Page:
Fanbinding has exploded in popularity in the past few years. Many fanbinders do adhere to a strict gift-economy stance in line with the writers whose work they’re binding, often limiting the money they collect, if any, to covering material costs. But the people selling bound versions of popular fics for profit are cut from a different (book) cloth. As they make money off works the authors themselves cannot sell, they’re putting those authors—and, arguably, fan fiction itself—in an untenable position.

“Technically speaking, the reproduction right belongs to the author of the fic, because that’s the ‘copy right’: They are the only person with the right to make copies of the fic,” says Stacey Lantagne, a copyright lawyer who specializes in fan fiction and teaches at Western New England University School of Law. Even though she notes it “might be considered an unsettled question of law officially,” fic authors do hold the copyright to the original parts of their stories, though of course not the underlying source material.

Is it legal to bind someone else’s fic? “Here is a typical lawyer answer: It depends,” Lantagne jokes. She says “it is likely legal to print someone else’s fanfic for your own personal, noncommercial use,” adding that could likely extend to paying material costs for someone else to bind it, too. “Noncommercial” here is key. Like the legal status of fan fiction itself, the legality of fanbinding rests on fair use, the exception under US copyright law determined by factors like how transformative a work is, or if someone is profiting off it—and taking money away from the rights holder in the process.

Fan fiction communities have historically relied on good-faith communication when it comes to doing something else with someone’s fic. Nothing’s stopping you from translating, remixing, or creating an audio version (known as podficcing)—or, yes, printing and binding a version, but it’s nice if you ask first. Some writers post blanket permissions allowing any noncommercial engagement with their works, and some, especially in these hyper-popular corners of fandom, have specific guidance about fanbinding. Last year, a charity auction that garnered huge sums of money to bind others’ work led some writers—SenLinYu included—to modify their policies to allow personal, noncommercial fanbinding only.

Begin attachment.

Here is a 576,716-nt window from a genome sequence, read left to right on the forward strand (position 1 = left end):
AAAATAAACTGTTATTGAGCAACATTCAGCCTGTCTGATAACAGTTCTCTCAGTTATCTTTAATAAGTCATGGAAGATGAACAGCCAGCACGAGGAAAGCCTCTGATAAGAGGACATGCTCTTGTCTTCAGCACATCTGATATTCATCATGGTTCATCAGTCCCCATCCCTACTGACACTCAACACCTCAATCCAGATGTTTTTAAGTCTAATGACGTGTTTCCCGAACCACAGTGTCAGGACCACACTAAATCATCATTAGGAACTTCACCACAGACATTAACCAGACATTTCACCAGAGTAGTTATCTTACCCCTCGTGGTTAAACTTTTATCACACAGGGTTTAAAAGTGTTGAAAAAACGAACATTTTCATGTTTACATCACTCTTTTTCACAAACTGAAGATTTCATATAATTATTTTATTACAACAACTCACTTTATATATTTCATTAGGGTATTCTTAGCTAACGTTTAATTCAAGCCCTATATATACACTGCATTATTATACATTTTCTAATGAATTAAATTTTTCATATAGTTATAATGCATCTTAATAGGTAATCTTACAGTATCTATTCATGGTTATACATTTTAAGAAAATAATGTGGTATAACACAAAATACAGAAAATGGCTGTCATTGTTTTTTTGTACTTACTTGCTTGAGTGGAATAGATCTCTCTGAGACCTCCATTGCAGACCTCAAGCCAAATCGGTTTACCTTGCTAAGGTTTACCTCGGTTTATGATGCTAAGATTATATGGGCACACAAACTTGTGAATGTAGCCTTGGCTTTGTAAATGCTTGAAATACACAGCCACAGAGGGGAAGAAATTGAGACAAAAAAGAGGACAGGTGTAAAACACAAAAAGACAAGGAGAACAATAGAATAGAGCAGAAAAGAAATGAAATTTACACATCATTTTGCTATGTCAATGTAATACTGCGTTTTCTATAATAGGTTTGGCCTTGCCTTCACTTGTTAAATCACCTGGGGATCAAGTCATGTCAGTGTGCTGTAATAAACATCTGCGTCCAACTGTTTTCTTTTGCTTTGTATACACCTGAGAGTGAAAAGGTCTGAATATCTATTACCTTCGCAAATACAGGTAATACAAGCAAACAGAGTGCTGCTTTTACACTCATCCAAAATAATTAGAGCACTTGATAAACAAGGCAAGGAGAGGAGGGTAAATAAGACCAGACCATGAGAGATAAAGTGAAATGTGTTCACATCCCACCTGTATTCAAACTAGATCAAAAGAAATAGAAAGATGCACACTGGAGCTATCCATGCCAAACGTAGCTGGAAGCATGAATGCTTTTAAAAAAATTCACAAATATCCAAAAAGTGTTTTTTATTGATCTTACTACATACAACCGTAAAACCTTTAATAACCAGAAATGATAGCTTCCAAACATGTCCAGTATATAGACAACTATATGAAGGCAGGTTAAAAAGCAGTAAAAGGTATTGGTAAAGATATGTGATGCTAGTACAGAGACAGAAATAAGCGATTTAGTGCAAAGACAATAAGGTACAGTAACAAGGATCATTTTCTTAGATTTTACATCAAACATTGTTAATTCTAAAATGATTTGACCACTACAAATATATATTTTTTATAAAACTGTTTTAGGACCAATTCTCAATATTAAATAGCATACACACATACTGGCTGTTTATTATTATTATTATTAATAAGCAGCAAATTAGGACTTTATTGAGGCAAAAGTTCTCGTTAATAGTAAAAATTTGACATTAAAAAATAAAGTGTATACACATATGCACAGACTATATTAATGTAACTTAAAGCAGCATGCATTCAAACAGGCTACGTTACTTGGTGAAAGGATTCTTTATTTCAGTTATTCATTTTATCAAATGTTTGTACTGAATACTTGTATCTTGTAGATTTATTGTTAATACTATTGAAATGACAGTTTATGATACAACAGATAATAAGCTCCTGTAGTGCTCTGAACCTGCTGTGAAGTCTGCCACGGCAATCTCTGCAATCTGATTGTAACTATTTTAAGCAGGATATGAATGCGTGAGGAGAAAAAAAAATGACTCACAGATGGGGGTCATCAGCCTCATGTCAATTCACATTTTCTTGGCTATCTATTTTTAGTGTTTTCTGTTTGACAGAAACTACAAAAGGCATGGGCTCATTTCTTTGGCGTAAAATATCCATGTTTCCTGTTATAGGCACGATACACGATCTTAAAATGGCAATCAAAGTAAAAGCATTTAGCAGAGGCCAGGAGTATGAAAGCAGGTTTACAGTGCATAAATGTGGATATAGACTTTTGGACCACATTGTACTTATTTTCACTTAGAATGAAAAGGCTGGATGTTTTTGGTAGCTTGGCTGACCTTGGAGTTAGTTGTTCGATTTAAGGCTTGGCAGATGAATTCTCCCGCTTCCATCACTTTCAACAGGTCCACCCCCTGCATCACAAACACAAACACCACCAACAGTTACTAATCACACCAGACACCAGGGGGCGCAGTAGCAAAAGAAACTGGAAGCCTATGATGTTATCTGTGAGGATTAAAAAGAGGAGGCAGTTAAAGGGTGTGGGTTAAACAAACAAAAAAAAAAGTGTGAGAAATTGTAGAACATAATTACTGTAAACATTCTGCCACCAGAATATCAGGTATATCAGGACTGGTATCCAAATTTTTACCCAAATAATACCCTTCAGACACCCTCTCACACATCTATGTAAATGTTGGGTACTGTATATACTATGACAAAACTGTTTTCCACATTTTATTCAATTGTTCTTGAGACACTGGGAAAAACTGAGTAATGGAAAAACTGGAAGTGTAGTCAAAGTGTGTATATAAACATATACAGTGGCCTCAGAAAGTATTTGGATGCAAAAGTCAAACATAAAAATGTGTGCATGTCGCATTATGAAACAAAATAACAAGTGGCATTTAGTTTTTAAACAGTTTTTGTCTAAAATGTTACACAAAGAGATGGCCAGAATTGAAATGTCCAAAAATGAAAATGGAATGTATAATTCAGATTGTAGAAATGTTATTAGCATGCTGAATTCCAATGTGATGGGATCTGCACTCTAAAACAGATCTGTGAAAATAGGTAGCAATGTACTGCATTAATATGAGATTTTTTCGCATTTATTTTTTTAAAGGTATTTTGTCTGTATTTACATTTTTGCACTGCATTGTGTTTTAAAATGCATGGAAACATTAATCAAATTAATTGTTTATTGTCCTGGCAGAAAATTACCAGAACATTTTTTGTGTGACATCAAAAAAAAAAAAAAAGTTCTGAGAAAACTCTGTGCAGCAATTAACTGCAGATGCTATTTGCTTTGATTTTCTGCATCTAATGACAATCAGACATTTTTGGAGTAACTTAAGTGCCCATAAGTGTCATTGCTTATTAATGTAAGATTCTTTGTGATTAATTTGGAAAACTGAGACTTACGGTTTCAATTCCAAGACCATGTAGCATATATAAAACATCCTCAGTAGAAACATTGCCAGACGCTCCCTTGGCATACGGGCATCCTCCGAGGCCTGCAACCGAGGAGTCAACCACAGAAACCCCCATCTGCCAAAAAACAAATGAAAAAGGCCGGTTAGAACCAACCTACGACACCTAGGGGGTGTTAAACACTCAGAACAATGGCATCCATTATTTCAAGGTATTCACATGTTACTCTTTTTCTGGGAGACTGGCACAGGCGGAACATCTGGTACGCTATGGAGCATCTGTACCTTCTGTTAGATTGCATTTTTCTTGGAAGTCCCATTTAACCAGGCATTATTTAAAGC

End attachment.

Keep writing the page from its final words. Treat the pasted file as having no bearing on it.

While plenty of fans have respected their wishes, there is clearly demand for these books—and thus, continued supply. Lantagne says that since litigation is extremely expensive, the only recourse a fan fiction writer likely has in this situation is to file DMCA takedown notices, a very tedious process when there are multiple sellers on multiple sites. “This is what copyright holders have been complaining about ever since the DMCA was passed in the late 1990s—it’s a pain to have to file a DMCA notice everywhere copyright infringement crops up,” she says. “However, the alternative is something like YouTube’s Content ID being used to automatically block uploads, which we know is notoriously bad at accounting for fair use.”

Although illegal sellers obviously deserve a good portion of blame, that continued demand—regardless of fic authors’ wishes—speaks to the way both scale and money has been altering the fan fiction world in recent years. To be clear, there was never one singular “fan fiction community” or universal set of norms, but the widely accepted gift-economy framing has always been undergirded by the fact that many fan fiction readers are also writers, and stories are shared within fandoms, with all the structural ties they bring. Pulling-to-publish was often framed as a betrayal—we were all in this nonmonetized boat together, and now you’ve jumped ship and cashed in.

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